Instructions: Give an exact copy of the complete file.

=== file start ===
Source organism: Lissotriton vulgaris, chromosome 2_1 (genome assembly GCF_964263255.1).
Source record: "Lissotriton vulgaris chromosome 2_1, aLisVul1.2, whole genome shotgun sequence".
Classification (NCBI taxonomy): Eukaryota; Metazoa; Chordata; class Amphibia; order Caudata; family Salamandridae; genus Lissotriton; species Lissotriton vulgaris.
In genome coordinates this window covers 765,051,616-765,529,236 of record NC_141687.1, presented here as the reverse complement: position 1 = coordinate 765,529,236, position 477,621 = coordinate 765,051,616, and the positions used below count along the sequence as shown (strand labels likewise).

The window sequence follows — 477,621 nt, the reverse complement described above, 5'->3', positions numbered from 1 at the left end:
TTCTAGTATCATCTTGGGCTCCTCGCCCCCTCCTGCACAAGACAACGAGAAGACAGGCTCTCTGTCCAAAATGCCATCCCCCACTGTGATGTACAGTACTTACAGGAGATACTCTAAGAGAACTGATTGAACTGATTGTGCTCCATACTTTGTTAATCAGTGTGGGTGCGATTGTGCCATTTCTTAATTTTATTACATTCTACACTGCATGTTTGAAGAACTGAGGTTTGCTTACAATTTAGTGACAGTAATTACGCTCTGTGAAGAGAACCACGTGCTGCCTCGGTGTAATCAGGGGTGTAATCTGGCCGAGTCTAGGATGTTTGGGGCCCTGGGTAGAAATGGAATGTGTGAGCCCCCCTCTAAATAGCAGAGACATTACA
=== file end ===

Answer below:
Source organism: Lissotriton vulgaris, chromosome 2_1 (genome assembly GCF_964263255.1).
Source record: "Lissotriton vulgaris chromosome 2_1, aLisVul1.2, whole genome shotgun sequence".
Classification (NCBI taxonomy): Eukaryota; Metazoa; Chordata; class Amphibia; order Caudata; family Salamandridae; genus Lissotriton; species Lissotriton vulgaris.
In genome coordinates this window covers 765,051,616-765,529,236 of record NC_141687.1, presented here as the reverse complement: position 1 = coordinate 765,529,236, position 477,621 = coordinate 765,051,616, and the positions used below count along the sequence as shown (strand labels likewise).

The window sequence follows — 477,621 nt, the reverse complement described above, 5'->3', positions numbered from 1 at the left end:
TTCTAGTATCATCTTGGGCTCCTCGCCCCCTCCTGCACAAGACAACGAGAAGACAGGCTCTCTGTCCAAAATGCCATCCCCCACTGTGATGTACAGTACTTACAGGAGATACTCTAAGAGAACTGATTGAACTGATTGTGCTCCATACTTTGTTAATCAGTGTGGGTGCGATTGTGCCATTTCTTAATTTTATTACATTCTACACTGCATGTTTGAAGAACTGAGGTTTGCTTACAATTTAGTGACAGTAATTACGCTCTGTGAAGAGAACCACGTGCTGCCTCGGTGTAATCAGGGGTGTAATCTGGCCGAGTCTAGGATGTTTGGGGCCCTGGGTAGAAATGGAATGTGTGAGCCCCCCTCTAAATAGCAGAGACATTACA